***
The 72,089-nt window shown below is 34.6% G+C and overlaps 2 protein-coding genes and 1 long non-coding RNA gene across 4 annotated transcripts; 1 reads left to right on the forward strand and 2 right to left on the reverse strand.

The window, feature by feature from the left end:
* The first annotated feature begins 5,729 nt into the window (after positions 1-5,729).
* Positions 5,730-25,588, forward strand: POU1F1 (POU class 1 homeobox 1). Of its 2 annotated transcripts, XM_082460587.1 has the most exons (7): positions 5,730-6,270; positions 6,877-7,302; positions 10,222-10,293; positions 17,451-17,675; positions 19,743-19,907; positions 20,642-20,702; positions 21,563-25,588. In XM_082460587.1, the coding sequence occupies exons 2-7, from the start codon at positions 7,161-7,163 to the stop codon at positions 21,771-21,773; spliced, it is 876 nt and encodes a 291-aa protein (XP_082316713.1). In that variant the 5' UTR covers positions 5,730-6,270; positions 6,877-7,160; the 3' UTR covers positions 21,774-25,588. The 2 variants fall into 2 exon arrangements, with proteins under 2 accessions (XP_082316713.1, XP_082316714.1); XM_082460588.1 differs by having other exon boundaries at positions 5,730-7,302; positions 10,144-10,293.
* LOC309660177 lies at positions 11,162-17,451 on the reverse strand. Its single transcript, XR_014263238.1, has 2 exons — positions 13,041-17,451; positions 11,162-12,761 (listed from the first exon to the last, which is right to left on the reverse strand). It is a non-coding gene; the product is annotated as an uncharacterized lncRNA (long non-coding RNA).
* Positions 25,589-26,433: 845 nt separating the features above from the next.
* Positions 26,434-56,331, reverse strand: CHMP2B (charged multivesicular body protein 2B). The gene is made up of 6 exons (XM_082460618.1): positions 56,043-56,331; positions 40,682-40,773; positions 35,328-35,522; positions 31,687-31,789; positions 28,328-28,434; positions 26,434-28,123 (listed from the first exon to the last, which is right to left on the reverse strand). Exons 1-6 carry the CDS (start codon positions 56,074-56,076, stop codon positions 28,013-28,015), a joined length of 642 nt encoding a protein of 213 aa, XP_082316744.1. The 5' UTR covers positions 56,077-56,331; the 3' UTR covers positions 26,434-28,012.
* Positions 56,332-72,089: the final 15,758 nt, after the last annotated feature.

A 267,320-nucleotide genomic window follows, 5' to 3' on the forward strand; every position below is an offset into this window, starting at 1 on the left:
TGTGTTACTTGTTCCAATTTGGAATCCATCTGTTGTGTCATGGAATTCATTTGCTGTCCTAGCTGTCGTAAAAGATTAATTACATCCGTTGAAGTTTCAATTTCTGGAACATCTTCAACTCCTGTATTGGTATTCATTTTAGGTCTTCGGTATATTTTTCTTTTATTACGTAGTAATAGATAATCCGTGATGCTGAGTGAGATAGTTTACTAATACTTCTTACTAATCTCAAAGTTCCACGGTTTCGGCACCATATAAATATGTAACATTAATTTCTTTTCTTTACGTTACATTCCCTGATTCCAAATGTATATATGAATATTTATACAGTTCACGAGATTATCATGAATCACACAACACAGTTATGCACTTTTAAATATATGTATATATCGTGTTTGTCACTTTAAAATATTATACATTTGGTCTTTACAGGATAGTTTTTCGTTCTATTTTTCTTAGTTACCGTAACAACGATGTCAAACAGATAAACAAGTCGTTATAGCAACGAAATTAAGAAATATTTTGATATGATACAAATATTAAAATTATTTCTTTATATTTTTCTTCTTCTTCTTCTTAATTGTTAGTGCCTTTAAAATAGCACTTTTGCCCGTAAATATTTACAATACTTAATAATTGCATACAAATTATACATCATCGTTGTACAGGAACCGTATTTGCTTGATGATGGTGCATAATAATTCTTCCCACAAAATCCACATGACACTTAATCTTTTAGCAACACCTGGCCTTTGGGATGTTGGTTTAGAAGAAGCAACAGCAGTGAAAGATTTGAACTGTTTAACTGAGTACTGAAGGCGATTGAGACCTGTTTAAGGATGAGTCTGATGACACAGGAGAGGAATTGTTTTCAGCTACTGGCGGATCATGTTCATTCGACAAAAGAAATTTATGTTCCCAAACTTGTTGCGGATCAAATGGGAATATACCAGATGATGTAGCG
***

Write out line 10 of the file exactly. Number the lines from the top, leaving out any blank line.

TGTGTTACTTGTTCCAATTTGGAATCCATCTGTTGTGTCATGGAATTCATTTGCTGTCCTAGCTGTCGTAAAAGATTAATTACATCCGTTGAAGTTTCAATTTCTGGAACATCTTCAACTCCTGTATTGGTATTCATTTTAGGTCTTCGGTATATTTTTCTTTTATTACGTAGTAATAGATAATCCGTGATGCTGAGTGAGATAGTTTACTAATACTTCTTACTAATCTCAAAGTTCCACGGTTTCGGCACCATATAAATATGTAACATTAATTTCTTTTCTTTACGTTACATTCCCTGATTCCAAATGTATATATGAATATTTATACAGTTCACGAGATTATCATGAATCACACAACACAGTTATGCACTTTTAAATATATGTATATATCGTGTTTGTCACTTTAAAATATTATACATTTGGTCTTTACAGGATAGTTTTTCGTTCTATTTTTCTTAGTTACCGTAACAACGATGTCAAACAGATAAACAAGTCGTTATAGCAACGAAATTAAGAAATATTTTGATATGATACAAATATTAAAATTATTTCTTTATATTTTTCTTCTTCTTCTTCTTAATTGTTAGTGCCTTTAAAATAGCACTTTTGCCCGTAAATATTTACAATACTTAATAATTGCATACAAATTATACATCATCGTTGTACAGGAACCGTATTTGCTTGATGATGGTGCATAATAATTCTTCCCACAAAATCCACATGACACTTAATCTTTTAGCAACACCTGGCCTTTGGGATGTTGGTTTAGAAGAAGCAACAGCAGTGAAAGATTTGAACTGTTTAACTGAGTACTGAAGGCGATTGAGACCTGTTTAAGGATGAGTCTGATGACACAGGAGAGGAATTGTTTTCAGCTACTGGCGGATCATGTTCATTCGACAAAAGAAATTTATGTTCCCAAACTTGTTGCGGATCAAATGGGAATATACCAGATGATGTAGCG